It was a steamy hot, summer day in northern Indiana, the backdrop to all of my childhood memories, when he came into our lives. Tar bubbled up from the road and squished underfoot. Birds sighed in their nests and old men carried around handkerchiefs to wipe off their sweaty foreheads and dripping noses. Everything felt hot, unless we were lounging in a tree or swimming in the “pool.”

The “pool” was actually a large, yellowed plastic container, originally used for farm chemicals with the top cut off. Nobody knew that chemicals absorbed into plastic at that time and if they did, it didn’t matter.

We were the invincible riff-raff. We ran around topless and barefoot, living on red popsicles and white bread baloney sandwiches and only coming in at dark.

Yes, we were those kids, living that life, if you happen to be wondering.

Brains, my brother, and I splashed around in the pool.  We zipped back and forth across the plastic container, dodging horseflies and pretending to be otters, when Brains popped up from the water. We heard the same things, yipping and barbed wire banging against a fence post, the rustling and shaking of something big and wild.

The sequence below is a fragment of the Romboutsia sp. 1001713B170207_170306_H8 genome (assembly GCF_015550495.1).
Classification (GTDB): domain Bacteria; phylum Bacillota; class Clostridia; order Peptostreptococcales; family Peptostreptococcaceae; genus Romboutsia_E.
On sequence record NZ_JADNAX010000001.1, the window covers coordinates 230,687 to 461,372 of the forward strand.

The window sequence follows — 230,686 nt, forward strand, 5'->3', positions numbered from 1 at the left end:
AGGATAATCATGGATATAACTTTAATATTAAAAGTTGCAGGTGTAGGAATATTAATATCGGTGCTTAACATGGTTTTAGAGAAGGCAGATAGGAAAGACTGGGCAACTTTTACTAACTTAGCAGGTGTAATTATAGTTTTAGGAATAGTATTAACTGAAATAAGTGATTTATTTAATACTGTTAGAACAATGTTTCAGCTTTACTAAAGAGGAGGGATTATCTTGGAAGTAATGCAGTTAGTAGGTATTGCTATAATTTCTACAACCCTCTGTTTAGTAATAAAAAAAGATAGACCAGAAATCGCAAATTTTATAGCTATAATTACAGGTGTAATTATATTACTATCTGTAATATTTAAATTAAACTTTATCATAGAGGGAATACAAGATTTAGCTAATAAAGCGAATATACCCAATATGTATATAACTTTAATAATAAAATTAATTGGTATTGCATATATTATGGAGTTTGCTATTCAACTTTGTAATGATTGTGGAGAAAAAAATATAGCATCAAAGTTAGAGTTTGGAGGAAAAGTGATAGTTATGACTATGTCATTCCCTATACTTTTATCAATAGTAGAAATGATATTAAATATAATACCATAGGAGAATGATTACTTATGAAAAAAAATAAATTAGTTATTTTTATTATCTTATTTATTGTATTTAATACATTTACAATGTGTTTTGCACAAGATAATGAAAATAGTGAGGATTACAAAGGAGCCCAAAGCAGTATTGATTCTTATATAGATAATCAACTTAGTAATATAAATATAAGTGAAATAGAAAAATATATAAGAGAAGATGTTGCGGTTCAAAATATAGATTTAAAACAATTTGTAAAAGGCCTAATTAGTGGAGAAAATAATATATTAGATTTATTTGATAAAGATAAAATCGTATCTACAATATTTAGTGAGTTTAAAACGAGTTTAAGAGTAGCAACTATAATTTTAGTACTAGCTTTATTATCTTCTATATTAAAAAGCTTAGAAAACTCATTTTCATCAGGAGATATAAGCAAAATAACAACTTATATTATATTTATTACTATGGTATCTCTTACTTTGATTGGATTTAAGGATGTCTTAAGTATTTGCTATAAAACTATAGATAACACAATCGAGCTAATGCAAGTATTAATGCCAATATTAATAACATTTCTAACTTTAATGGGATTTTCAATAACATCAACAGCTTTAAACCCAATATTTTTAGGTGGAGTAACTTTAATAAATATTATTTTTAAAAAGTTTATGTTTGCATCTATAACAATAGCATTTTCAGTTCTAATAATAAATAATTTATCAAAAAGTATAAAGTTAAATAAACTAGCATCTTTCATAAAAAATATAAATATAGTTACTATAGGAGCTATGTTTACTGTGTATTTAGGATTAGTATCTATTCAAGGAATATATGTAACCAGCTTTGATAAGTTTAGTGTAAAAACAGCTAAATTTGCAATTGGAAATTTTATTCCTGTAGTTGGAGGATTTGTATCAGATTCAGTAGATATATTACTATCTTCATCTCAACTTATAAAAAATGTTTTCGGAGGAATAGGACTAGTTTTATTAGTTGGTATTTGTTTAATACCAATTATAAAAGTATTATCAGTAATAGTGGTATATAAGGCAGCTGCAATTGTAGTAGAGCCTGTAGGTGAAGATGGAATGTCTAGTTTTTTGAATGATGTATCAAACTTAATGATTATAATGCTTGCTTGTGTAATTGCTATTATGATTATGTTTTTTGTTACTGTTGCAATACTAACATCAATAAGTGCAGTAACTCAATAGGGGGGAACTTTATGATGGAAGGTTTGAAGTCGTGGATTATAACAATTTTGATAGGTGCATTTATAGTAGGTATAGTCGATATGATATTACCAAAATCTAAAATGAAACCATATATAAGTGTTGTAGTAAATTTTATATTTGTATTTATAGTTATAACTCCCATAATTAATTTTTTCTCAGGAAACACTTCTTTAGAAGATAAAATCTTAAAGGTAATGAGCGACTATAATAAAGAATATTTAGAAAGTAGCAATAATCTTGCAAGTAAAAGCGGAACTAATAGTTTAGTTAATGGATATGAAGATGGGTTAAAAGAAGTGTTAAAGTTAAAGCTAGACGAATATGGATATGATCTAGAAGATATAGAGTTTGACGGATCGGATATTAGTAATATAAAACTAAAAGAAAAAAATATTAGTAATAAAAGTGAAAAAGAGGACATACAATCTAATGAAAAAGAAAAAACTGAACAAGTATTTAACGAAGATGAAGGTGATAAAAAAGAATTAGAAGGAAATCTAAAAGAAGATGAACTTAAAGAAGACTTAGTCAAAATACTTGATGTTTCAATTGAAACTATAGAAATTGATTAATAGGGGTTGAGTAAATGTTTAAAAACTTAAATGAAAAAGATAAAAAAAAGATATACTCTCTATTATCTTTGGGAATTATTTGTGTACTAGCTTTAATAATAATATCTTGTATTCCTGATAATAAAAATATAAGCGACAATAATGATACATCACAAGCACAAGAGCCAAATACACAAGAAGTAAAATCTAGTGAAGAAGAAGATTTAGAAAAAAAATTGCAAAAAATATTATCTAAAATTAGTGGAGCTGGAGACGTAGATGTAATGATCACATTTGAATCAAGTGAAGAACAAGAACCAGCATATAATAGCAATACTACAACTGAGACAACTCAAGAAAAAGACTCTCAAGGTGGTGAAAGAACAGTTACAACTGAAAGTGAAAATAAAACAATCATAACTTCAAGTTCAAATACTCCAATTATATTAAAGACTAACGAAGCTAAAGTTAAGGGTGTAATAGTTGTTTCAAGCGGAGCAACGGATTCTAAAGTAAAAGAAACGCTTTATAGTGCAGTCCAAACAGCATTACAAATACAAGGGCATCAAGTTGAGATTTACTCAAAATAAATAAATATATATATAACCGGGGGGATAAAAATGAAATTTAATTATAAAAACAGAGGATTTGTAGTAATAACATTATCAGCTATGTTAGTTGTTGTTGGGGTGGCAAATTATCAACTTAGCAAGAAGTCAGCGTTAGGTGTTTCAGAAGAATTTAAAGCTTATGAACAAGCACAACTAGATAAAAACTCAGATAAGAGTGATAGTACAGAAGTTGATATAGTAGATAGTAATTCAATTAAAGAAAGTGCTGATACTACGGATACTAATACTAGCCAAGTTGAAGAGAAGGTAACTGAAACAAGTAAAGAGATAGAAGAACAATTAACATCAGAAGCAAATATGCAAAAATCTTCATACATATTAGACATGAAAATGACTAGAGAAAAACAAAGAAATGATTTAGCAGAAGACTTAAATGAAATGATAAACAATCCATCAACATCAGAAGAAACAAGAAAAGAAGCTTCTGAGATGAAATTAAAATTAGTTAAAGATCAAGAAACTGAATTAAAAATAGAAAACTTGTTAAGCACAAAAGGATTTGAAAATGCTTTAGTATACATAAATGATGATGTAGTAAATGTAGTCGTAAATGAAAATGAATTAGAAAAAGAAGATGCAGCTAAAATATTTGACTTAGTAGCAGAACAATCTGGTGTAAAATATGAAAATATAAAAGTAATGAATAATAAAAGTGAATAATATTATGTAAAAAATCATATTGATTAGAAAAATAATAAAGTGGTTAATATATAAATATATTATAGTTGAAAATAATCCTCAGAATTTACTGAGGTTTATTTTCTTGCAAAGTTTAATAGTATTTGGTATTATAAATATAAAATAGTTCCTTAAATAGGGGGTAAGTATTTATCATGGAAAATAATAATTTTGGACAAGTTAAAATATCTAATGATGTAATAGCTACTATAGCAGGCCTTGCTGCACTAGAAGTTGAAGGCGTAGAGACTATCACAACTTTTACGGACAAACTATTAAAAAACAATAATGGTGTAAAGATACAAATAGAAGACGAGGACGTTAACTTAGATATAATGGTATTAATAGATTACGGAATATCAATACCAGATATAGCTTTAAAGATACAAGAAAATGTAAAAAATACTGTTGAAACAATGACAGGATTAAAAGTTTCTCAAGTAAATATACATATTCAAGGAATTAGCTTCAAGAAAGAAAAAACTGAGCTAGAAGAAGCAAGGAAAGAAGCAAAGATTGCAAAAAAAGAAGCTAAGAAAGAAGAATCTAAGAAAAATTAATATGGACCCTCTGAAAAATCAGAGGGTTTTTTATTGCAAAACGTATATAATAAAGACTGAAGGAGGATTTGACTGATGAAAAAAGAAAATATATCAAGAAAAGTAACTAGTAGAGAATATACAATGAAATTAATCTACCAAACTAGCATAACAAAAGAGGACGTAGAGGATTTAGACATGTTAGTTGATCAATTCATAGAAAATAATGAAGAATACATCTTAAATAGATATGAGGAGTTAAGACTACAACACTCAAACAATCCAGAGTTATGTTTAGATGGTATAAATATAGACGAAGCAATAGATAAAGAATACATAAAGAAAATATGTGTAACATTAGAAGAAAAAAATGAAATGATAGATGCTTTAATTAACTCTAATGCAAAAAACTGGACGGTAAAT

“Puney, let’s investigate.”

I nodded at Brains. Investigate was our favorite word for adventuring into an abandoned barn or open garage. We jumped over the brittle, plastic edge of the pool and shook off like little wet dogs.

Like the little wet dogs that we were, we trotted off after the noise. We made it across the hot road, popping tar bubbles with each step and discovered the source. A dog with shiny black fur and white teeth, whimpered for help. Its powerful back legs were twisted up in the barbed wire fence. The more the animal fought, the worse its predicament became.

“Brains, this is bad,” I said.

My little brother nodded, “Let’s get Mom.”

He took off for help, a first responder and action taker from an early age, and returned with a basket of garden tools.

“There’s no time to find Mom. We have to do this now.”

With a pair of wire clippers and four little hands, the dog was liberated from the fence.

“There you go, Buddy. You’re free.”

The dog looked at us with gratitude in its deep, brown eyes. And like that, Buddy was off leaving behind only a ruined barbed wire fence, but that was for the grownups to figure out.